Global spot propylene prices moved lower once again last week, as lackluster propylene demand and sufficient supply levels weighed down on prices, as per Chemorbis. Most players are not expecting to see any revival in global propylene markets over the next few weeks as many signals point to the possibility of further price declines in the weeks ahead.
In the US, spot deals for polymer grade propylene came down by another 2 cents/lb (US$44/ton) over the past week after October propylene contracts had settled with massive declines of 14 cents/lb (US$309/ton) from September in the previous week. Poor demand was cited as the primary reason behind the ongoing drop in spot propylene prices, pushing down US spot prices for refinery grade propylene to their lowest levels since August 2010. Spot prices for polymer grade propylene are currently trading with a significant discount of 10 cents/lb (US$220/ton) when compared to the October contract settlement, leading some players to predict another large drop in the November contract price. Other sources say that they believe that spot propylene prices have reached the bottom of their current declining trend.
In Asia, spot propylene prices on an FOB Korea basis fell US$30/ton over the past week, bringing the cumulative month over month decline in spot propylene costs to approximately US$180/ton. Sources pointed to lengthening supply and slow demand as the main reasons for the drop in prices, with sellers admitting that despite targeting a higher price level, they have been unable to implement price ideas owing to stiff resistance from buyers. Most cracker operators have not yet considered reducing run rates, while the impending restarts of several crackers within the region portends an ongoing lengthening in the supply chain. Taiwan’s Formosa is planning to restart its No. 3 cracker in Mailiao, which has a propylene capacity of 600,000 tpa next week. JX Nippon Oil & Energy is planning to restart an olefins conversion unit with a propylene capacity of 140,000 tpa later this week.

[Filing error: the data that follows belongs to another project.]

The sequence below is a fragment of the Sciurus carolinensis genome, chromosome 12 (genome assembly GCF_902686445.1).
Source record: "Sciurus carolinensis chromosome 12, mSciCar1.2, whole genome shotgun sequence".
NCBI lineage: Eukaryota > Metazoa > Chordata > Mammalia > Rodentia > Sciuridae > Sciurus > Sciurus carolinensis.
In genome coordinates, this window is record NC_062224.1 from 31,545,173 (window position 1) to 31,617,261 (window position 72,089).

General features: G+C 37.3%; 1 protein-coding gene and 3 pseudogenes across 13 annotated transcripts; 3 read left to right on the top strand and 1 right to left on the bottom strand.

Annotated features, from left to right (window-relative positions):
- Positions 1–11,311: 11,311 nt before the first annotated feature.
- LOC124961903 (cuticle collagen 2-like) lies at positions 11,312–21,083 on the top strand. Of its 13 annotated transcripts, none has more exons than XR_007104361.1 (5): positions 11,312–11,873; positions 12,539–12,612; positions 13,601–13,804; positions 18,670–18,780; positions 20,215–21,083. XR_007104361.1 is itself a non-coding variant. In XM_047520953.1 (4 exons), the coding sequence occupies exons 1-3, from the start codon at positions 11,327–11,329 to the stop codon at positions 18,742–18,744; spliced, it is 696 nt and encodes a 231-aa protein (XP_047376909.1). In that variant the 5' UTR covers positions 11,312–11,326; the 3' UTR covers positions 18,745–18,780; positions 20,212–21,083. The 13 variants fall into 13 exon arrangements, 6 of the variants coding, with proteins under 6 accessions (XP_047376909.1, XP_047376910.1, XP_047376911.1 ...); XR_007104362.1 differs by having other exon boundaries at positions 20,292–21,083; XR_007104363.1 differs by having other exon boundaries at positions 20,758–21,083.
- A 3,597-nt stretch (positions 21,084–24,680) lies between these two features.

In Europe, spot propylene prices decreased by around €50/ton on an FD NWE basis over the past week. Cracker operators in the region have reduced their operating rates to around 70-80% of capacity, but these rate reductions have not yet proven sufficient to offset the weakness in demand as many derivative producers have also reduced their rates in response to weak demand. Some derivate producers report that they asked for a 20% reduction in propylene deliveries from their supplies to cope with declining demand, adding that they do not expect to see any major improvement in the demand situation before December. Several European sellers have been attempting to divest themselves of excess cargoes through the export market, although traders reported that it is becoming increasingly difficult to conclude export deals as propylene demand is poor in both Asia and the US.